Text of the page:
Can we bring a translator to our spouse-based green card interview?
Hi. I’m Jim Hacking, immigration lawyer, practicing law throughout the United States at our offices in St. Louis, San Diego, and Washington, D.C. We just had a question out of our Immigrant Home Facebook group, and I thought I’d make this short video to answer it.
Eunice was wondering:
Can we bring a translator to our green card interview? My husband’s English is not that good.
And of course we see that both ways. It’s not necessarily the husband or the wife, it’s usually the foreign national who has not-as-strong English skills as the US citizen. I have seen situations where it was the US citizen who didn’t have the great English skills. But in any event, the question is:
Can we bring a translator to the actual interview?
And the answer to this question is:
Yes, you can bring a translator to the interview.
And then the next question is:
Should you bring a translator to the interview?
Yes, you should.
Your spouse, especially the foreign national if they’re the ones trying to get the green card, are the ones with the weak English, they’re going to be asked a lot of technical questions. And I think that you should insist on allowing them to bring a translator into the office for the interview.
Now some officers might give you pushback. Some officers might not want to do it that way. You should ask to speak to a supervisor and tell them that you want to have this translator there, because they’re asking you to swear under oath that everything you say is true and that you understand all the questions that are being asked of you.
Now Eunice said that her husband could tell that the USCIS-provided translator was not translating correctly. And that’s one of the major problems with relying on USCIS: number one, they might not have a translator available; number two, they might not want to give you a translator; and number three, the translator that they give you might not be very good. So you’re going to be much better off paying someone to come as a translator and to serve in that role.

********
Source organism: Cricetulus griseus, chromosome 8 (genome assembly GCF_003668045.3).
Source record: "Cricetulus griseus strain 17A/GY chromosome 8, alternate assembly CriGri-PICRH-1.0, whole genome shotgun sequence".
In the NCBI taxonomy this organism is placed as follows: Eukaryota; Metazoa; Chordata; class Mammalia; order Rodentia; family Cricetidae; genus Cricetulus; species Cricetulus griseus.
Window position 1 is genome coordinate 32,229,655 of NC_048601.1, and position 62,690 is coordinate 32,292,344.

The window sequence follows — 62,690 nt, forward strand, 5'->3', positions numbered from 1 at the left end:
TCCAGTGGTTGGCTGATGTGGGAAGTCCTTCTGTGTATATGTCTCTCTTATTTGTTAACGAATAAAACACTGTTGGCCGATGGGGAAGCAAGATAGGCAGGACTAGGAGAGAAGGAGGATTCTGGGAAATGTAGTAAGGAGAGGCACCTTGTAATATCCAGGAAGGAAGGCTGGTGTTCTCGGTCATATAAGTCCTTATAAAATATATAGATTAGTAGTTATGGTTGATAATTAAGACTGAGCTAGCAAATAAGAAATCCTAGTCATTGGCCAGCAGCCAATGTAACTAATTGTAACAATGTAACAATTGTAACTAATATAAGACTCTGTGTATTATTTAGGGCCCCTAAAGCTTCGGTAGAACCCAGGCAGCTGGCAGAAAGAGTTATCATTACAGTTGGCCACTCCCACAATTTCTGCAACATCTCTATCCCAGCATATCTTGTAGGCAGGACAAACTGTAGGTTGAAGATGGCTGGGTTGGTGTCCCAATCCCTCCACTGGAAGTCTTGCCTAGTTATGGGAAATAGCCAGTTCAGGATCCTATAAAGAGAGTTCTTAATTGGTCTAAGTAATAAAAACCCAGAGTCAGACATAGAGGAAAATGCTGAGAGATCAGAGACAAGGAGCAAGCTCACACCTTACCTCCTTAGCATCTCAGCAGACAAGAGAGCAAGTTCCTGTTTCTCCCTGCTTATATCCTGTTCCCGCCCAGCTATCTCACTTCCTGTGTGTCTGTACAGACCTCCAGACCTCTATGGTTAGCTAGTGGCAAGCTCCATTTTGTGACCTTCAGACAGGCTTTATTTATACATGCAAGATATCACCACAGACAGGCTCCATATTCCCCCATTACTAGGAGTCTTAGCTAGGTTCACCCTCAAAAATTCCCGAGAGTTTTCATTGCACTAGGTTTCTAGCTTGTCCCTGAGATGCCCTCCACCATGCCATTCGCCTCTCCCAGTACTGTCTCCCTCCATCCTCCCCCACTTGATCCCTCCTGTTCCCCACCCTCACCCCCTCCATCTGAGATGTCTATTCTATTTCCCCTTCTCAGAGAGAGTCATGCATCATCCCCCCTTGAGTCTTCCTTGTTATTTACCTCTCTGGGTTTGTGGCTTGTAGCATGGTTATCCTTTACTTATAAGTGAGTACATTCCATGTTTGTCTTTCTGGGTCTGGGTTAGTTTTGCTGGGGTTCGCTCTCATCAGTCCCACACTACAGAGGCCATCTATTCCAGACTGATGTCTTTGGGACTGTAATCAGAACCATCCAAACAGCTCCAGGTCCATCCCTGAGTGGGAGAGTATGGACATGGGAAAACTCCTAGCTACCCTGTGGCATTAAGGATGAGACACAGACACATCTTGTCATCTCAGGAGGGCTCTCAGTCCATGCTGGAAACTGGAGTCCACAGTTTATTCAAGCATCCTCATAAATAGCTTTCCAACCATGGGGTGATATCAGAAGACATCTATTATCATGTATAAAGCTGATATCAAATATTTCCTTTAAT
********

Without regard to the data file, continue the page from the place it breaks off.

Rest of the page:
Now in a marriage-based case, there is that issue of, “Well how does the spouse communicate with the US citizen or the green card holder/sponsor? How do they talk to each other?” So hopefully there’s some commonality in the languages that both people speak. We’ve had very few cases where the petitioner and the beneficiary both speak very different languages, so usually we can get through the idea that the couple is able to communicate with each other. But you want to have that translator on call to make sure that when they’re answering the officer’s questions, that all the questions are answered correctly.
Now a lot of times people will just have the petitioner serve as the translator. I think this is not always a good idea, and it can lead to some real problems: number one, the officer might resent it and they might not like you answering the questions; number two, while answering the questions through translation, they might want you the translator to be the one answering the question. So it just causes a lot of confusion. So if I were you and you can afford it, I would bring a translator and I would ask very forcefully that the translator be allowed to attend the interview and to translate for the foreign national. This is especially true if they’re going to separate you, but it’s true. In most cases. I would say push for a translator, don’t rely on the government’s translator, and just make sure that you and the translator are on the same page before the interview starts.
If you have any questions about this, or if you’re thinking about filing a marriage-based green card case, give us a call: 314-961-8200. You can email us email@example.com. Be sure to join us in our Facebook group, which is called Immigrant Home. If you like this video, we ask that you please share it out on social and that you subscribe to our YouTube channel so that you can get updates whenever I make videos just like this one. And don’t forget, on Tuesdays and Thursdays we have our Immigration Live show. We’d love to have you join us, and we will try to answer your immigration-related questions there. That’s usually at noon central on Tuesdays and Thursdays.
Thanks a lot and have a great day.